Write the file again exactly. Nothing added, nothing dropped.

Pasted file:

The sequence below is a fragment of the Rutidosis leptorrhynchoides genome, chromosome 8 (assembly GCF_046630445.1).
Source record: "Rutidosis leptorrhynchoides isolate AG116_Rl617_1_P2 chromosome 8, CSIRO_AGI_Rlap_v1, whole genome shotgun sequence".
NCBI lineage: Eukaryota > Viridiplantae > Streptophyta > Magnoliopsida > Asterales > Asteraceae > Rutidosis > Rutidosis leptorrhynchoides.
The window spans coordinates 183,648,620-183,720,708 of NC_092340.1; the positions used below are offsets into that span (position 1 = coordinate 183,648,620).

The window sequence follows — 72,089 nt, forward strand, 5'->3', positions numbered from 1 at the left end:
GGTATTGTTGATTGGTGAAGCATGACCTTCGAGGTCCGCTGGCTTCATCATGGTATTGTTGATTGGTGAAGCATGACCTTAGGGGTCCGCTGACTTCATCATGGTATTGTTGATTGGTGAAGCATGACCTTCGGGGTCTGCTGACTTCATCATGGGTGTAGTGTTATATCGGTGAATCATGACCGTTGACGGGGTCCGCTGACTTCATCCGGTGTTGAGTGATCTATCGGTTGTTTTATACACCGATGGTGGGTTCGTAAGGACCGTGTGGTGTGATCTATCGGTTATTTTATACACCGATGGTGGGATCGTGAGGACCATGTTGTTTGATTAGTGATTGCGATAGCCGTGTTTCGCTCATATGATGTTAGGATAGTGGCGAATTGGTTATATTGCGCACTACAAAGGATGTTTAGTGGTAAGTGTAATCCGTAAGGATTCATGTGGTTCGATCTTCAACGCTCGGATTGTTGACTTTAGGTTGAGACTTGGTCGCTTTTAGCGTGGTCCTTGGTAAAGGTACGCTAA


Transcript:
The sequence below is a fragment of the Rutidosis leptorrhynchoides genome, chromosome 8 (assembly GCF_046630445.1).
Source record: "Rutidosis leptorrhynchoides isolate AG116_Rl617_1_P2 chromosome 8, CSIRO_AGI_Rlap_v1, whole genome shotgun sequence".
NCBI lineage: Eukaryota > Viridiplantae > Streptophyta > Magnoliopsida > Asterales > Asteraceae > Rutidosis > Rutidosis leptorrhynchoides.
The window spans coordinates 183,648,620-183,720,708 of NC_092340.1; the positions used below are offsets into that span (position 1 = coordinate 183,648,620).

The window sequence follows — 72,089 nt, forward strand, 5'->3', positions numbered from 1 at the left end:
GGTATTGTTGATTGGTGAAGCATGACCTTCGAGGTCCGCTGGCTTCATCATGGTATTGTTGATTGGTGAAGCATGACCTTAGGGGTCCGCTGACTTCATCATGGTATTGTTGATTGGTGAAGCATGACCTTCGGGGTCTGCTGACTTCATCATGGGTGTAGTGTTATATCGGTGAATCATGACCGTTGACGGGGTCCGCTGACTTCATCCGGTGTTGAGTGATCTATCGGTTGTTTTATACACCGATGGTGGGTTCGTAAGGACCGTGTGGTGTGATCTATCGGTTATTTTATACACCGATGGTGGGATCGTGAGGACCATGTTGTTTGATTAGTGATTGCGATAGCCGTGTTTCGCTCATATGATGTTAGGATAGTGGCGAATTGGTTATATTGCGCACTACAAAGGATGTTTAGTGGTAAGTGTAATCCGTAAGGATTCATGTGGTTCGATCTTCAACGCTCGGATTGTTGACTTTAGGTTGAGACTTGGTCGCTTTTAGCGTGGTCCTTGGTAAAGGTACGCTAA